SIERRA VISTA — Remembering history can be difficult, but the City of Sierra Vista and multiple volunteers are making it easier for local residents by restoring a local monument to the past — Fry Pioneer Cemetery.
“Sierra Vista is still a fairly young community and there are few remaining historic sites that tell the story of the early settlers here,” Sierra Vista City Manager Chuck Potucek said in a statement emailed to the Herald/Review. “The Fry Pioneer Cemetery is a National Historic Landmark and a vital piece of our local history.”
Members of the public had their first chance of seeing the newly renovated cemetery on Saturday at the rededication ceremony, hosted by the Henry F. Hauser Museum and the blessing of the cemetery by Fr. Greg Adolf.
Nancy Krieski, curator for the Hauser Museum, said the cemetery was first rededicated in 2011 after receiving historical site status. Now with the 100th anniversary and the improvements that have been made, they wanted to celebrate.
At the end of 2018 the City of Sierra Vista became owners of Fry cemetery, located on North Seventh Street, and have since been cleaning it up with the goal of taking down the fences and opening it up to the public.
For months the Sierra Vista Historical society, with some help of the Hauser Museum and the city, have been working to revitalize the cemetery, since its appearance resembled little more than a dirt lot, and was not a place to honor those who are buried there.
“To be able to not only honor the history of the Fry family but to also to pay tribute to those buried outside the Fry family plot’s walls is incredibly exciting,” Potucek’s statement read. “We’re grateful for the hard work of the Sierra Vista Historical Society and the generosity of Pioneer Title, which made this project possible.”
When Oliver Fry and his family moved to present day Sierra Vista in 1912 he didn’t have a place to bury his loved ones. Seven years later, on Christmas Day his wife Elizabeth Cathcart Fry passed away and was the first person buried on the Fry’s plot in the Pioneer Cemetery. Just under one hundred years later, the museum opened the “Try Pioneer Cemetery: A Century of History & Culture” exhibit, which will run through June, to celebrate the milestone.
“This whole project has been in the making for decades,” Krieski said. “The cemetery represents the entirety of this community. ... It’s the only place you can stand and understand our history.”
Oliver Fry opened up the surrounding land to laborers, who helped established the town. The City of Sierra Vista took ownership of the Fry family plot and some of the surrounding land in 2009. Krieski said there are currently 200 people buried in the cemetery, many of whom are not identified.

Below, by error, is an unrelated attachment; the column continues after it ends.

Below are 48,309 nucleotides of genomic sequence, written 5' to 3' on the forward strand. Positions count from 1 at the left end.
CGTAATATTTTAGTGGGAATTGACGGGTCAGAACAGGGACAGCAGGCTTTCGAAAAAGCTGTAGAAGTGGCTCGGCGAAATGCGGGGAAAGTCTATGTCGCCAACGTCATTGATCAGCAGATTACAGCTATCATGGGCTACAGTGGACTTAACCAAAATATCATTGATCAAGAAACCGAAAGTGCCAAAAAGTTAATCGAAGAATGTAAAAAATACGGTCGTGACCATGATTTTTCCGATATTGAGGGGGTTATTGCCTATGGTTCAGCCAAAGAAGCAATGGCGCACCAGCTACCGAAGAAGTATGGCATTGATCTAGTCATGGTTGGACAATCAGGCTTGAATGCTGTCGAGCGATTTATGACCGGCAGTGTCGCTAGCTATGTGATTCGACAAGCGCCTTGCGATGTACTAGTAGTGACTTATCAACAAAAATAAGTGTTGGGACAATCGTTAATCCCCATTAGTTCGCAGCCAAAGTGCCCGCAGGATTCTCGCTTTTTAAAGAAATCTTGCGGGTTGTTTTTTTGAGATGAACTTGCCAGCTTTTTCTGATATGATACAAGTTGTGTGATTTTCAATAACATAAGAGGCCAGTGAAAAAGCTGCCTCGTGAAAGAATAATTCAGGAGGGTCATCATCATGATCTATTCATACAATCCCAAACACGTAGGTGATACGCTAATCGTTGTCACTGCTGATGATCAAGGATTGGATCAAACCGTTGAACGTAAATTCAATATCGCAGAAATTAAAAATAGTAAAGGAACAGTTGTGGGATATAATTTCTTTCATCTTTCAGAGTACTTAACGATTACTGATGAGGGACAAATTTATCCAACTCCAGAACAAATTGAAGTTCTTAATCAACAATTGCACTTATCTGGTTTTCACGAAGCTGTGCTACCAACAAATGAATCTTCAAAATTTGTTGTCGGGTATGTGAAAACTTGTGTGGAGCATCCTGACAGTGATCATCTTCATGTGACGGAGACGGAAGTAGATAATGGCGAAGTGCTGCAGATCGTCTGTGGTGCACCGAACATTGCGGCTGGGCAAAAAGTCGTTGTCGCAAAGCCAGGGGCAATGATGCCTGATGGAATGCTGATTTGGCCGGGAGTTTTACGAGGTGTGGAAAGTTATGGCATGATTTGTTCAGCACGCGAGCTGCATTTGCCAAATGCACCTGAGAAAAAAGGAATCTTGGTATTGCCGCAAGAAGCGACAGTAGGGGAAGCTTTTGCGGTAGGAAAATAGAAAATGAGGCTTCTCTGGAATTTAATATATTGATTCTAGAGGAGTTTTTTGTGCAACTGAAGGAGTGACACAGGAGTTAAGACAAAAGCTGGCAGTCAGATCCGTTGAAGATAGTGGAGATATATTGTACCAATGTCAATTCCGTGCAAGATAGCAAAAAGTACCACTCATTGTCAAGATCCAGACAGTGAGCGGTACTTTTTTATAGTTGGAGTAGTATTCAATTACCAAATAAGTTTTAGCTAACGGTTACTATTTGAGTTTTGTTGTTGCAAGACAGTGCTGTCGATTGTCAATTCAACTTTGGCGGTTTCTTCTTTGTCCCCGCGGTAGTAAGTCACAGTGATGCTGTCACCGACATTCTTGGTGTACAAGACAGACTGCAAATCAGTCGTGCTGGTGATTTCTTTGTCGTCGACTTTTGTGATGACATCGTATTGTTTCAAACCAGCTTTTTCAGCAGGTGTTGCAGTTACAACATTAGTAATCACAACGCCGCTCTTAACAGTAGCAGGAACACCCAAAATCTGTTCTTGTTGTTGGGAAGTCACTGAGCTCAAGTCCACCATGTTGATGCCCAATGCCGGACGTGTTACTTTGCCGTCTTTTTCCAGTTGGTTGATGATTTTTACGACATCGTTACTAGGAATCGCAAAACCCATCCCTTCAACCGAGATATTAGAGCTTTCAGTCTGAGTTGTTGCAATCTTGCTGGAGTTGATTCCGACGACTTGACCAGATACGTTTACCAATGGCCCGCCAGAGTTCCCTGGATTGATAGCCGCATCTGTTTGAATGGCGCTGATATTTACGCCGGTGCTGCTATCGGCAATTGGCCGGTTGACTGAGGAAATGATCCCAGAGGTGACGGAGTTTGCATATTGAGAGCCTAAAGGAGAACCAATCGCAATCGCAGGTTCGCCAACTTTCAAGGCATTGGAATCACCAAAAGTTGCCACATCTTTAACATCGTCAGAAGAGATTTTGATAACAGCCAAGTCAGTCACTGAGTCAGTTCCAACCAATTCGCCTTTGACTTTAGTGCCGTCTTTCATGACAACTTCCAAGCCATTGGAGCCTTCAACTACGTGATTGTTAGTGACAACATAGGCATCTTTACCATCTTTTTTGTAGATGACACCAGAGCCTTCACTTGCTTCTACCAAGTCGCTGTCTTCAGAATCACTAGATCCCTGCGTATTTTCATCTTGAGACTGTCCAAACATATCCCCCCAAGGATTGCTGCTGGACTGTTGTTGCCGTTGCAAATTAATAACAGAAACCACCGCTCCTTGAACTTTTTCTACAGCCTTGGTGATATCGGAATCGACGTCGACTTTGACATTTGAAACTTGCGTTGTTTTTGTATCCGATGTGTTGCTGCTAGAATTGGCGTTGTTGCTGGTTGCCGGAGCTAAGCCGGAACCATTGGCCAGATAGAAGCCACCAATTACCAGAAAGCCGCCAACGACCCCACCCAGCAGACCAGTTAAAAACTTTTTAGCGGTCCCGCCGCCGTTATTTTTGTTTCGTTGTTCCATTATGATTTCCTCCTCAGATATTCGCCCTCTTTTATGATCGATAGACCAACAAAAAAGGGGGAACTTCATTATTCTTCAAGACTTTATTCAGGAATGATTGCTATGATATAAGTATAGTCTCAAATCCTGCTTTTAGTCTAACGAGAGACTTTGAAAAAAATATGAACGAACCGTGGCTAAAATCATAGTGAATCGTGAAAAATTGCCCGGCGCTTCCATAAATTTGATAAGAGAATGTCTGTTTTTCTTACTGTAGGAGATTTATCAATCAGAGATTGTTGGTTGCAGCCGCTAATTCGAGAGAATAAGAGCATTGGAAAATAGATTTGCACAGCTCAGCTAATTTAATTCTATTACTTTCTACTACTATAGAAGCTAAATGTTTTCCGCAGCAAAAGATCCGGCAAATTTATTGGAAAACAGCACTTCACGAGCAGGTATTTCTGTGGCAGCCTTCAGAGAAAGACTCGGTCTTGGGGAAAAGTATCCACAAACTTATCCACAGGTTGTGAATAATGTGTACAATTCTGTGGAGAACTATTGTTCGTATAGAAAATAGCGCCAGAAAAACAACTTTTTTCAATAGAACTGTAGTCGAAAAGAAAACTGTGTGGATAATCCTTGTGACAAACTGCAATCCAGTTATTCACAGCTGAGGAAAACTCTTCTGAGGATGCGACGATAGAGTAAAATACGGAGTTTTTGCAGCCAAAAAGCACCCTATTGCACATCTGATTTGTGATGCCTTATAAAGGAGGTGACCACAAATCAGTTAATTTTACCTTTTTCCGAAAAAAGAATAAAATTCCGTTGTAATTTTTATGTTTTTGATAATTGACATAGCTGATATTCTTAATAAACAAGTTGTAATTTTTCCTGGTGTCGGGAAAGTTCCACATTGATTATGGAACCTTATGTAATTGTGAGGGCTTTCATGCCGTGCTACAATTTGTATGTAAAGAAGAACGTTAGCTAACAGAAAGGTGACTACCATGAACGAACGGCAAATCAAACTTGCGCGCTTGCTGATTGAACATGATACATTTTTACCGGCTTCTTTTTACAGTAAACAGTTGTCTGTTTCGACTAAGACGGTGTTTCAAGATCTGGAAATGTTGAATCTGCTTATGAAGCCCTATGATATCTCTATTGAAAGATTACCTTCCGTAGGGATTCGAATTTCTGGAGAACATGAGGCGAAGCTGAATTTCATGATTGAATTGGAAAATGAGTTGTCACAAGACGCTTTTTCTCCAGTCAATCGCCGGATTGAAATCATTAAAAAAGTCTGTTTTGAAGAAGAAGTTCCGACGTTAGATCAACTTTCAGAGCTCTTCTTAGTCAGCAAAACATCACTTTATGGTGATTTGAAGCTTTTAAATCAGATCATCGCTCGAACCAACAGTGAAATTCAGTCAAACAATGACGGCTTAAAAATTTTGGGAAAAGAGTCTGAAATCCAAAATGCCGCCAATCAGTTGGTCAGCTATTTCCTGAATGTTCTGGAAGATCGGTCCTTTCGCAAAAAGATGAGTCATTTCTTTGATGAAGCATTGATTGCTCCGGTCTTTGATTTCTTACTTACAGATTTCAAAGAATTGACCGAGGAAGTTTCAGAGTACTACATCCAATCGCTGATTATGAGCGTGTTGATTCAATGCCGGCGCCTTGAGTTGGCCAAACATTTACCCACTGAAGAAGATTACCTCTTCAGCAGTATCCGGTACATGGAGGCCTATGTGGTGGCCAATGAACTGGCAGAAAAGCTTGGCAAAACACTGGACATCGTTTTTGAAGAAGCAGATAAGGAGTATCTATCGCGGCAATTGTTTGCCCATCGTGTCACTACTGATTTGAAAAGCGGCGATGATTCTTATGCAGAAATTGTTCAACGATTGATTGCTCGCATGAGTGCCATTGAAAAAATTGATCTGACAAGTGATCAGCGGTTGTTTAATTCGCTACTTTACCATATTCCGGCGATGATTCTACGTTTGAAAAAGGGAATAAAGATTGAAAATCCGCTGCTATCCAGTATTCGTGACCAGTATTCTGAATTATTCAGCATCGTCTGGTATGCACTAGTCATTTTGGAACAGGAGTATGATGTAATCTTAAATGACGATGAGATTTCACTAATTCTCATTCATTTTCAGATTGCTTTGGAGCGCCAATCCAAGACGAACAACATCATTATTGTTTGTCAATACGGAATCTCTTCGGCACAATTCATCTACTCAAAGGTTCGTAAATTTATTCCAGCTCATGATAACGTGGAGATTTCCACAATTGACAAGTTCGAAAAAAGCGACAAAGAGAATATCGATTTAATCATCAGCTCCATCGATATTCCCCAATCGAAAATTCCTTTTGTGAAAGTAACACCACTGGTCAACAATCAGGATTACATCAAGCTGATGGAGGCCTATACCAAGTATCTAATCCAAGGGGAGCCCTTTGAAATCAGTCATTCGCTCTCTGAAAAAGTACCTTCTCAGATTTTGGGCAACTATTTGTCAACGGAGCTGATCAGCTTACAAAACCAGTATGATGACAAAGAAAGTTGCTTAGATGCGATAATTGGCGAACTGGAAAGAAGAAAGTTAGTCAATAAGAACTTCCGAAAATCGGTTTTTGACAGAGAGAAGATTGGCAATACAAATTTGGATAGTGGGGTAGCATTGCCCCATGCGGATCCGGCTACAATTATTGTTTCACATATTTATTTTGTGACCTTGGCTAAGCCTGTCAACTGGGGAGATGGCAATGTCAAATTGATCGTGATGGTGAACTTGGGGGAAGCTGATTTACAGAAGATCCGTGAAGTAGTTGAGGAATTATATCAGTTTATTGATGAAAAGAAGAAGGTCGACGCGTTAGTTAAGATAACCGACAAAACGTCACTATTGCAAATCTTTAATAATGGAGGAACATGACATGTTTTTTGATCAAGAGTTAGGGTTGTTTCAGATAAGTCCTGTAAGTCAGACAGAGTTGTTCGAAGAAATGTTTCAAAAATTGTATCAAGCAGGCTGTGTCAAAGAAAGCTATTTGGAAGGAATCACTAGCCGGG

“There are at least 57 babies (buried in a portion of the cemetery) who were either stillborn, aborted or died shortly after birth, (many resulting) from the business of prostitution, from the 1890s to World War II,” she said.
What fascinates her about the cemetery is its representation of of the city’s diverse history, as it houses the founders, the people who helped lay the foundation for the town, and has a strong reminder of the consequences of the prostitution industry that was happening in the late 1800s.
In the late 1990s, Nacho Valenzuela, 94, and his now deceased uncle Serapio Valenzuela, mapped out the graves and laid bricks identifying the bodies. Nacho’s daughter Marta Messmer said that her father decided to create a map of the graves because there were rumors of the land being sold, which years later did happen.
The Valenzuelas’ work was erased as the bricks were destroyed, however, the map the pair created was used by Tim and Marty Doyle to remark the graves. Since September, Messmer has worked at the cemetery with other members of the Sierra Vista Historical Society to lay bricks to identify the bodies and clean up the cemetery.
“I’m kinda just taking over for my dad,” she said. “I wanted to make sure everything he did wasn’t overwritten.”
The map Naco and Serapio created is on display at the museum as part of the exhibit, as well as photos of some of the workers who are buried there. Krieski said some of the bodies that have been identified were those of a World War II veteran and migrants who worked on Fort Huachuca.
“When you can go and see all the markers, it’s incredible,” Messmer said. “They must have done something right on the foundation (of the city) for us to still be going.”
The Historical Society still has some improvements they would like to complete before opening the cemetery to the public on a permanent bases. Adam Curtis, public information officer for the city, said they will make an announcement when they have a set date to open the cemetery.
“Now it’s a proper cemetery, a proper historical site and all the people buried are honored,” Messmer said.